SUV Comparison: 2021 Cadillac Escalade vs 2021 Lincoln Navigator
Both do an excellent job of cosseting occupants, hauling copious amounts of stuff, and looking massively imperious
Peter Bleakney: American luxury used to be served up within the confines of the lengthy four-door sedan, but now it comes in very big boxes. Here we pit the redesigned Cadillac Escalade against the Lincoln Navigator — both larger than my first apartment and considerably better furnished. These posh pachyderms have been locking tusks for 22 years, and the evolution of this species hasn’t exactly been moving along at a brisk pace. The Escalade and Navigator are still body-on-frame “trucks” based on less distinguished members of their respective families — the Chevy Suburban and Ford Expedition respectively. The Cadillac just gained independent year suspension this year, while the Lincoln crossed that evolutionary threshold in 2003.
With its 2018 redesign, the third-generation Navi leapfrogged the aging ‘Sclade, but Cadillac has countered with this new-from-the-tires-up offering that bristles with forward thinking tech, improved interior space, better road manners and an audio system to die for.
But let’s get to the superficial stuff first. Clayton, which one looks best?
But when push comes to shove, the Lincoln looks more expensive. I like the body-colour grille (an extra-cost option) and the all-black turbine-esque wheels. I also like the lack of extraneous chrome. It’s remarkably restrained for a nearly 6,000-lb luxury SUV. On looks alone, I’d rather have the Lincoln in my driveway to make the neighbours jealous. But we also care about what’s under the skin. Peter, how do the two interiors stack up?
PB: The Navigator’s cabin is the more traditional of the two, sporting plenty of chrome accents, posh open pore wood, and here trimmed in lovely saddle brown leather. I like Ford’s Sync 3 interface for its ease of use, here displayed on a floating 10-inch screen with Lincoln’s own graphics. The menu structure is logical, and the voice recognition system responds quickly and accurately to most requests. Factor in a plethora of analogue controls and buttons for HVAC, audio and seat cool/heat functions, and you have a pretty intuitive interior. Okay, Lincoln’s signature push-button gear selection thingy is weird, but the Perfect Position 30-way and massaging front seats do indeed live up to their billing. Getting supremely comfortable in these chairs is a matter of calling up the adjustment screen and having at it. The 20-speaker Revel audio system is pretty impressive too — until you jump into the Escalade.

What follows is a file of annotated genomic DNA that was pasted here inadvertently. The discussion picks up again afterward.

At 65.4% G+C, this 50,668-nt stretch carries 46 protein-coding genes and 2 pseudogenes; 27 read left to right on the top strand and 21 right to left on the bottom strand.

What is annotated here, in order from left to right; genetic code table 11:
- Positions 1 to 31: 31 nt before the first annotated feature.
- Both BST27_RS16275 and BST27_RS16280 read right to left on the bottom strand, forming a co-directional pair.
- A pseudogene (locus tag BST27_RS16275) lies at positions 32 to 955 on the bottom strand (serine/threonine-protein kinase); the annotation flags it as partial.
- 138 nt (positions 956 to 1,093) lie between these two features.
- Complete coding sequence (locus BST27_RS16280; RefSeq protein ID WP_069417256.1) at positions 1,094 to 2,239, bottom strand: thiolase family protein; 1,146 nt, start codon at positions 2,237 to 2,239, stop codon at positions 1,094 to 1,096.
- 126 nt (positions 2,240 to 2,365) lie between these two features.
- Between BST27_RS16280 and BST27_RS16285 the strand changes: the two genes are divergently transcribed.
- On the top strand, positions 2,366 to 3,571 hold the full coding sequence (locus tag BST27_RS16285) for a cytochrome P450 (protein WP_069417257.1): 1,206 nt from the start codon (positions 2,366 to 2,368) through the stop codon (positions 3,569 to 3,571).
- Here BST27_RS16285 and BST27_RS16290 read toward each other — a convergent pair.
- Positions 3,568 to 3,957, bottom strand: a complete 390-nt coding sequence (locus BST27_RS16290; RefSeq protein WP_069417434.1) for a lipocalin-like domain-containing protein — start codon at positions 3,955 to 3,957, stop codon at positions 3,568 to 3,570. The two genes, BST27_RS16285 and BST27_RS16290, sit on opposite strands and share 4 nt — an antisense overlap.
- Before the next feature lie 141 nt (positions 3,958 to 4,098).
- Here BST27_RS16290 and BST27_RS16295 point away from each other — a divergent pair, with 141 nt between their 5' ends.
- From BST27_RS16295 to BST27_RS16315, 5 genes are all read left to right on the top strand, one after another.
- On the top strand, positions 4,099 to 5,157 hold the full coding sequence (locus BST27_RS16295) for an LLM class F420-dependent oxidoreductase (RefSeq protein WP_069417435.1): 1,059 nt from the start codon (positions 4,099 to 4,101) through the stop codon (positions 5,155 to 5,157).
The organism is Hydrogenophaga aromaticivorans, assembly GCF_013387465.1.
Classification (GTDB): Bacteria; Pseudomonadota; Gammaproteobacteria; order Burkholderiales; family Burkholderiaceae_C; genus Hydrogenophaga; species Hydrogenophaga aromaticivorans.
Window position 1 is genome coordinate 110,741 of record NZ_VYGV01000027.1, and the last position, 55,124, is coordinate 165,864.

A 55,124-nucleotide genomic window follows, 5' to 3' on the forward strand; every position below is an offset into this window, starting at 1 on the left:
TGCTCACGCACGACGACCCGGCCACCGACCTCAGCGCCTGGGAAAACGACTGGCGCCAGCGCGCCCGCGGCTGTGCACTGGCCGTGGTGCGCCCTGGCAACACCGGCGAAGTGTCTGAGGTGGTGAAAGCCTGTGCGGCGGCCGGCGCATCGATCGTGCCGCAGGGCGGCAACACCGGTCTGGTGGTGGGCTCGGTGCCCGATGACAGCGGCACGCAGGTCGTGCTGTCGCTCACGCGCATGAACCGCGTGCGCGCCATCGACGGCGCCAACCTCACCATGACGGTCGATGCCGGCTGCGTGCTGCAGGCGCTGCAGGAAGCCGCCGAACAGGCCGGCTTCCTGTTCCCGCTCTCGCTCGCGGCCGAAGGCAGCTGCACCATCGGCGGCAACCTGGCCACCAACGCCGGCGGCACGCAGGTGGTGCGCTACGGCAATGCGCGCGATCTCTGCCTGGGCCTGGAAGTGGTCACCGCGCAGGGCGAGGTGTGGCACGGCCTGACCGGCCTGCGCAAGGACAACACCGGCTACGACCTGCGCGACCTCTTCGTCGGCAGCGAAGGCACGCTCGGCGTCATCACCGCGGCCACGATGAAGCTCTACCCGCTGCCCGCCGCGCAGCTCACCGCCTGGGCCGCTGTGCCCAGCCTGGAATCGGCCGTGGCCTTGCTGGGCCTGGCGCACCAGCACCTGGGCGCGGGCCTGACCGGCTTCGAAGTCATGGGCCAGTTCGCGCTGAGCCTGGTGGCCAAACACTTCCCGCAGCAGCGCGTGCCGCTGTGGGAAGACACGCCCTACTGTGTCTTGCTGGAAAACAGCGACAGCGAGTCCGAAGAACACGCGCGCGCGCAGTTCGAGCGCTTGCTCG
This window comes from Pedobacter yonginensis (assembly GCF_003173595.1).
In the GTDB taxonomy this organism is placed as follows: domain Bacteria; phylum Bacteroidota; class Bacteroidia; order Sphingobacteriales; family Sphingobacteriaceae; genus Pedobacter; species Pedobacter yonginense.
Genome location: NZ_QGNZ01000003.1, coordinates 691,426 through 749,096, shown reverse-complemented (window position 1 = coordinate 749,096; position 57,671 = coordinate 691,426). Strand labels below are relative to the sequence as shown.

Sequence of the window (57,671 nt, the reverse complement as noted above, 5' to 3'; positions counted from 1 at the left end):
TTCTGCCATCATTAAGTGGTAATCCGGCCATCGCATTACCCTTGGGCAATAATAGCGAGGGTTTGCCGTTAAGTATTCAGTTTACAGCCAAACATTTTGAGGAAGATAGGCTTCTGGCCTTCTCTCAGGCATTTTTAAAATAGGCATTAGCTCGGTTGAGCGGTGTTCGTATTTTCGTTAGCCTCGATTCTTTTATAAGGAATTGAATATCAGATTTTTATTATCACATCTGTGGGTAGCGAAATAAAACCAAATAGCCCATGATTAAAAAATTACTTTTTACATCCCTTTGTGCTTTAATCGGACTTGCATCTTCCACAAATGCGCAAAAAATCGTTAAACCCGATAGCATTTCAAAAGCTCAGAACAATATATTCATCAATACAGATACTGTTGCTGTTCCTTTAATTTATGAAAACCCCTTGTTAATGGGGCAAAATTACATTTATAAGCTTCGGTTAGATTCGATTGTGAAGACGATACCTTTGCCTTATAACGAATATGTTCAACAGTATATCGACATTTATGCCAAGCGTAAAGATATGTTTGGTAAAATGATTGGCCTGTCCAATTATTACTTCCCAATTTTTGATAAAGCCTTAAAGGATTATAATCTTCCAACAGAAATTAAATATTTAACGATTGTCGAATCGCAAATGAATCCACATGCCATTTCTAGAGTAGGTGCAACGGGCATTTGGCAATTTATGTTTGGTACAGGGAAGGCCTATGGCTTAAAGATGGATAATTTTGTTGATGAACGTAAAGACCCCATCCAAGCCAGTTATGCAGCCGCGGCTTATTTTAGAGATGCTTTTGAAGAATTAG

The Caddy’s interior dates the Lincoln’s big time. It features industry-first curved OLED screens with blazingly sharp graphics. There’s a small 7.2-inch screen to the driver’s left, a 14.2-inch multi-configurable instrument cluster front and center, and a 16.9-inch screen for the infotainment system. In this top trim ‘Sclade we get night vision and augmented-reality turn-by-turn navigation that overlays directional arrows on the video stream from a front-facing camera. It’s pretty slick, as are the voice prompts that come from the right of the cabin when you have to turn right, etc. If you miss a turn, the prompt comes from behind.
But the piece de resistance here is the 36-speaker surround-sound system fashioned by famed Austrian microphone/headphone maker AKG. It’s truly one of the greatest automotive audio installations ever.
This Escalade’s cabin gets the default all-black treatment, effectively neutering its bold design and craftsmanship. I’ve seen this interior in lighter shades and it looks considerably more rich.
As far as accessing the third row, they’re both pretty accommodating. The Navigator’s captain’s chairs slide and tip forward with one-touch convenience, whereas the split bench in the Escalade gets a two-step process — the back folds flat and then the whole seat flips up. In both vehicles, third row accommodation is generous.